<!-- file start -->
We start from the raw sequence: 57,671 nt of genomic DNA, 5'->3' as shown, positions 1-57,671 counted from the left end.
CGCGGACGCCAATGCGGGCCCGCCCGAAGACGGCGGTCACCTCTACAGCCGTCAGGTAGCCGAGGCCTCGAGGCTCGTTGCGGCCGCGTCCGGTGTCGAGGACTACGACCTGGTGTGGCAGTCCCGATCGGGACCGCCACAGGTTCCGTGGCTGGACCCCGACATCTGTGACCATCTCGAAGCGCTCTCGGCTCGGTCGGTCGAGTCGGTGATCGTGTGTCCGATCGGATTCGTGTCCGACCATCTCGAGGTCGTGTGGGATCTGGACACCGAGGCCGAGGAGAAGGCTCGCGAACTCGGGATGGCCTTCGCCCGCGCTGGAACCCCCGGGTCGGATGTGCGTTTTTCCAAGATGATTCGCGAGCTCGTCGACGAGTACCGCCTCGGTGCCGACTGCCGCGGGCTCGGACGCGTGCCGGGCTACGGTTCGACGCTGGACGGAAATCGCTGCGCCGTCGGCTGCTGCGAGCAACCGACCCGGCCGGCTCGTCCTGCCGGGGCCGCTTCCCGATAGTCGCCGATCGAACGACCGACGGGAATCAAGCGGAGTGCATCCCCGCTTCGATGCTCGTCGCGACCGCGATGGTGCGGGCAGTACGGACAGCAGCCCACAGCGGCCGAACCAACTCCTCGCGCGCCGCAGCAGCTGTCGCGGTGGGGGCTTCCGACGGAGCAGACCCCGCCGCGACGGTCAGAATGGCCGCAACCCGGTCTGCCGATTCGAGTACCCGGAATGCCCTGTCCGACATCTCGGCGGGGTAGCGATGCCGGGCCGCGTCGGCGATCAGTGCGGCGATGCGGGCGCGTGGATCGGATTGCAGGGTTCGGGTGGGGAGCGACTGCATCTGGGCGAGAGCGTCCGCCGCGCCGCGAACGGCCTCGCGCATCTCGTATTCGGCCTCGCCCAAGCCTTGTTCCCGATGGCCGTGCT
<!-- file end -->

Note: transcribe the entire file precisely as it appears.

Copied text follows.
We start from the raw sequence: 57,671 nt of genomic DNA, 5'->3' as shown, positions 1-57,671 counted from the left end.
CGCGGACGCCAATGCGGGCCCGCCCGAAGACGGCGGTCACCTCTACAGCCGTCAGGTAGCCGAGGCCTCGAGGCTCGTTGCGGCCGCGTCCGGTGTCGAGGACTACGACCTGGTGTGGCAGTCCCGATCGGGACCGCCACAGGTTCCGTGGCTGGACCCCGACATCTGTGACCATCTCGAAGCGCTCTCGGCTCGGTCGGTCGAGTCGGTGATCGTGTGTCCGATCGGATTCGTGTCCGACCATCTCGAGGTCGTGTGGGATCTGGACACCGAGGCCGAGGAGAAGGCTCGCGAACTCGGGATGGCCTTCGCCCGCGCTGGAACCCCCGGGTCGGATGTGCGTTTTTCCAAGATGATTCGCGAGCTCGTCGACGAGTACCGCCTCGGTGCCGACTGCCGCGGGCTCGGACGCGTGCCGGGCTACGGTTCGACGCTGGACGGAAATCGCTGCGCCGTCGGCTGCTGCGAGCAACCGACCCGGCCGGCTCGTCCTGCCGGGGCCGCTTCCCGATAGTCGCCGATCGAACGACCGACGGGAATCAAGCGGAGTGCATCCCCGCTTCGATGCTCGTCGCGACCGCGATGGTGCGGGCAGTACGGACAGCAGCCCACAGCGGCCGAACCAACTCCTCGCGCGCCGCAGCAGCTGTCGCGGTGGGGGCTTCCGACGGAGCAGACCCCGCCGCGACGGTCAGAATGGCCGCAACCCGGTCTGCCGATTCGAGTACCCGGAATGCCCTGTCCGACATCTCGGCGGGGTAGCGATGCCGGGCCGCGTCGGCGATCAGTGCGGCGATGCGGGCGCGTGGATCGGATTGCAGGGTTCGGGTGGGGAGCGACTGCATCTGGGCGAGAGCGTCCGCCGCGCCGCGAACGGCCTCGCGCATCTCGTATTCGGCCTCGCCCAAGCCTTGTTCCCGATGGCCGTGCT